Caterpillar weather

    As late summer nears, the days are getting a little shorter and mercifully a little cooler (is that wishful thinking?) Along with an abundance of mosquitos and tomatoes, it’s the time of year for caterpillars.

    Some caterpillars are huge; sci-fi specters of horns, hair, and Day-Glo protrusions. These amazing creatures are rarely seen, in part because they tend to live in the tree canopy. But there are interesting caterpillars in our area that are easier to observe.

    The most common cool-looking caterpillars to make frequent appearances in our gardens feed off herbaceous plants that grow low to the ground. There are three kinds that I observe more frequently than any others:

    Black Swallowtail– these caterpillars are pale green banded with yellow-spotted black rings. They’re commonly found on garden plants like carrots, parsley, dill, and fennel, and also on ornamental plants like rue. The chrysalis is a papery dull grey that looks like a curled dead leaf.

    Monarch– the caterpillar has distinctive white, yellow, and black bands, and delicate, crumpled black antennae. It feeds on members of the milkweed family, common field milkweed but preferably the more ornamental types in the Asclepias family, like tropical milkweed, butterfly weed, and swamp milkweed. Its chrysalis is a beautiful milky green with a magical stripe of gold leaf near the top.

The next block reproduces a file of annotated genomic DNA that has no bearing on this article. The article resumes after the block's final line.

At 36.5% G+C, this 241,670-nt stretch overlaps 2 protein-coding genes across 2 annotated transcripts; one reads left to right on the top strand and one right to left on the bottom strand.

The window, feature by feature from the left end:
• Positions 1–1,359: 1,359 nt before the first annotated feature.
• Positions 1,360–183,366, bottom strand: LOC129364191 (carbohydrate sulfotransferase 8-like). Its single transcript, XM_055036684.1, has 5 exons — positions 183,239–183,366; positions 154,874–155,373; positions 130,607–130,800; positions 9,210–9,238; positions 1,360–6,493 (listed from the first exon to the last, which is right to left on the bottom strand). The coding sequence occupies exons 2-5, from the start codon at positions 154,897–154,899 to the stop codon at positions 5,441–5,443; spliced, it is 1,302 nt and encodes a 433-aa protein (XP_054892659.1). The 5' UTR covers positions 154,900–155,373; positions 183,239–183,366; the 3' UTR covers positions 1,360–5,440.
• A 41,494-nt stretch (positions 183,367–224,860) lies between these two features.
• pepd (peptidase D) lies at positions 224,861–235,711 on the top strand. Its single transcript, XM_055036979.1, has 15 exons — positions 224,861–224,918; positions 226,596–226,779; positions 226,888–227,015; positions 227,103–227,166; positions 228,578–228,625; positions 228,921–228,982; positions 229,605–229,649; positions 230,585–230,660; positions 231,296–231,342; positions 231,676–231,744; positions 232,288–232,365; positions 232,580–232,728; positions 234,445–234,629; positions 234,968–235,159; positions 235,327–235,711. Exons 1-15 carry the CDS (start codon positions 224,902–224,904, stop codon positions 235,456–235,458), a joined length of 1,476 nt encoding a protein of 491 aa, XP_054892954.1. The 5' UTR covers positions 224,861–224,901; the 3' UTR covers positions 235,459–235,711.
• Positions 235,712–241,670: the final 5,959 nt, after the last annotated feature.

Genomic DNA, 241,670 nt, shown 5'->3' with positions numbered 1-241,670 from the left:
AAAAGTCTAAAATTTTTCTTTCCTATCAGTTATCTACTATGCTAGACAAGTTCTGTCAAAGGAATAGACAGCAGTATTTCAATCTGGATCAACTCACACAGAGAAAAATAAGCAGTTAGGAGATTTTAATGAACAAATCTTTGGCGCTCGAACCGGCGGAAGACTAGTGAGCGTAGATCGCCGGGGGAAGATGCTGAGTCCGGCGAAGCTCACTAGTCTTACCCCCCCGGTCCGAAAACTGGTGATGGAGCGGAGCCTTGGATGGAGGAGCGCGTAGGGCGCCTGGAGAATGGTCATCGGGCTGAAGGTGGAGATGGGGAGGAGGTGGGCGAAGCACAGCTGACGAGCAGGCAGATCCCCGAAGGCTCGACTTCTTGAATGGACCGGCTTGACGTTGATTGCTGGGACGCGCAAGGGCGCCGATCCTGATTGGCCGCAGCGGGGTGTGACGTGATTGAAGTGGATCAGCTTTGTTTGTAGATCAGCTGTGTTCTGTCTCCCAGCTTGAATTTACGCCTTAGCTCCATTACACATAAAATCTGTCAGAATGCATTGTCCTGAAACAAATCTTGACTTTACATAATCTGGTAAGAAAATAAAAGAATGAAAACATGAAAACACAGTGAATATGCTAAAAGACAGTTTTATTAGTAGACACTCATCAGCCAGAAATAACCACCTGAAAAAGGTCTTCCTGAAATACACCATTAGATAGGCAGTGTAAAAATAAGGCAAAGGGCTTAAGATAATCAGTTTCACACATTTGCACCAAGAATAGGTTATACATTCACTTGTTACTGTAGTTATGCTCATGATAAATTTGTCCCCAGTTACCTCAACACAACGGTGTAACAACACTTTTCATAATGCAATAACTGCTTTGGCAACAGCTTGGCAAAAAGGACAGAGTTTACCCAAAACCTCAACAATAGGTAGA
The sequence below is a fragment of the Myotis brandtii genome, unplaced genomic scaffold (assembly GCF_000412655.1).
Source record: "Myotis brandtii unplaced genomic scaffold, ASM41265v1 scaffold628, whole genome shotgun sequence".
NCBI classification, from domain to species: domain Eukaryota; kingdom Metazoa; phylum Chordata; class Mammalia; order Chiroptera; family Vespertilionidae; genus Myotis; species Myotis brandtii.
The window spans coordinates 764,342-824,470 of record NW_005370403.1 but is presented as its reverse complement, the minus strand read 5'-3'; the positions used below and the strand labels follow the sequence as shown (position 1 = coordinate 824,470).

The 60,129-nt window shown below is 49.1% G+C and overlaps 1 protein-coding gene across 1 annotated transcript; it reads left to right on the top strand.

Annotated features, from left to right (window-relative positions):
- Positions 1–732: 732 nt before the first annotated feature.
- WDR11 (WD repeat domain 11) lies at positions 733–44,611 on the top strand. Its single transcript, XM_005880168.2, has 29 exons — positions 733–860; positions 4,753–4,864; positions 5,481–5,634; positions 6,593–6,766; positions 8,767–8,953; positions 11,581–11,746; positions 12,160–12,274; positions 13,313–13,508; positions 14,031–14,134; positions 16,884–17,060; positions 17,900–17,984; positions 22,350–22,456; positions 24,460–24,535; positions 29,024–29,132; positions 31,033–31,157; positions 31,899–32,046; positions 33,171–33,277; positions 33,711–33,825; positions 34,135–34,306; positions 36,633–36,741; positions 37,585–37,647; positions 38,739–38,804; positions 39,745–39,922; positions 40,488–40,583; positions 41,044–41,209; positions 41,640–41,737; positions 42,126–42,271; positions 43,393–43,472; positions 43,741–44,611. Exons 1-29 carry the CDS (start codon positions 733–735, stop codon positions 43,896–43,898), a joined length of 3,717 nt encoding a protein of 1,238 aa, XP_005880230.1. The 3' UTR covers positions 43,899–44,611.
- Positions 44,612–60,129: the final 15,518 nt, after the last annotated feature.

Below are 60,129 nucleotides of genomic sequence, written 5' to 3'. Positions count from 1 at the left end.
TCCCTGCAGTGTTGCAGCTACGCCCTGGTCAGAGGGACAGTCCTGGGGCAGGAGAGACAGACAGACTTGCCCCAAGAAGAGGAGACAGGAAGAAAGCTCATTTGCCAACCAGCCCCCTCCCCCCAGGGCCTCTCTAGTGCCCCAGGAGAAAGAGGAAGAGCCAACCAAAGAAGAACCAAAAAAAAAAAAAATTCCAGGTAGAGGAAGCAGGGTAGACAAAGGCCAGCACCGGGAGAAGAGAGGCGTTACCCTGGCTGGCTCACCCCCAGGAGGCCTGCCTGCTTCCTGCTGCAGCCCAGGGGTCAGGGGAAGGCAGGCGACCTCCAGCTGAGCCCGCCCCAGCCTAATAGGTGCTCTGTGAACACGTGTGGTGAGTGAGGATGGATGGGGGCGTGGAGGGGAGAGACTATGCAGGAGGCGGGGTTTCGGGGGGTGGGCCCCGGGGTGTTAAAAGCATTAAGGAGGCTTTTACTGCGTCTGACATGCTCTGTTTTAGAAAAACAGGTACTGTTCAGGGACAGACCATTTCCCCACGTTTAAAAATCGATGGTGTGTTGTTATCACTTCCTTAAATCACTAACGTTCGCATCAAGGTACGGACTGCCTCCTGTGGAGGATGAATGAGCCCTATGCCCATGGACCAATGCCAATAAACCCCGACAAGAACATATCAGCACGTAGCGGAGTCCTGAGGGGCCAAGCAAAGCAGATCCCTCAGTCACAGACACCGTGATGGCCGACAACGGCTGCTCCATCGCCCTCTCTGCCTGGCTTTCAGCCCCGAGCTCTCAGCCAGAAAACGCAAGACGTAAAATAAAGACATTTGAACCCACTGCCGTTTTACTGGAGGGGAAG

Tomato Hornworm– This impressive caterpillar gets huge, almost four inches long, and it feeds mainly on tomato plants, but will eat leaves of pepper and eggplant as well. A type of braconid wasp often parasitizes the hornworm by laying a number of white eggs on its back. When the eggs hatch they burrow into the caterpillar to feed until they kill it. Hope you’re not eating as you read this.

    We like to separate caterpillars into “good” and “bad” categories (except for those who assume all caterpillars go on the bad list.) This is somewhat arbitrary, since all caterpillars are leaf chewers, and will disfigure or destroy their host plants in the course of surviving. We seem to have decided that losing part of the parsley crop to swallowtails is acceptable, but that the hornworm on the tomato plant must be stopped! In reality, neither of these native insects will cause damage like the invasive tent caterpillar, especially in the home setting. And besides pollinating and decorating our gardens, butterflies and their larvae are a major source of nutrition for birds.

    When a massive hatch of wormy looking dogwood sawflies defoliate my red-twig dogwood every year, I let them be. Most of the energy in the world is held in plant matter. Insects like caterpillars are tiny transformers, converting that plant energy into a form that is usable by higher life orders.

    And besides, once the caterpillars get picked off the dogwood pushes out new leaves. It doesn’t seem to mind going partially nude for a few weeks every summer.

     

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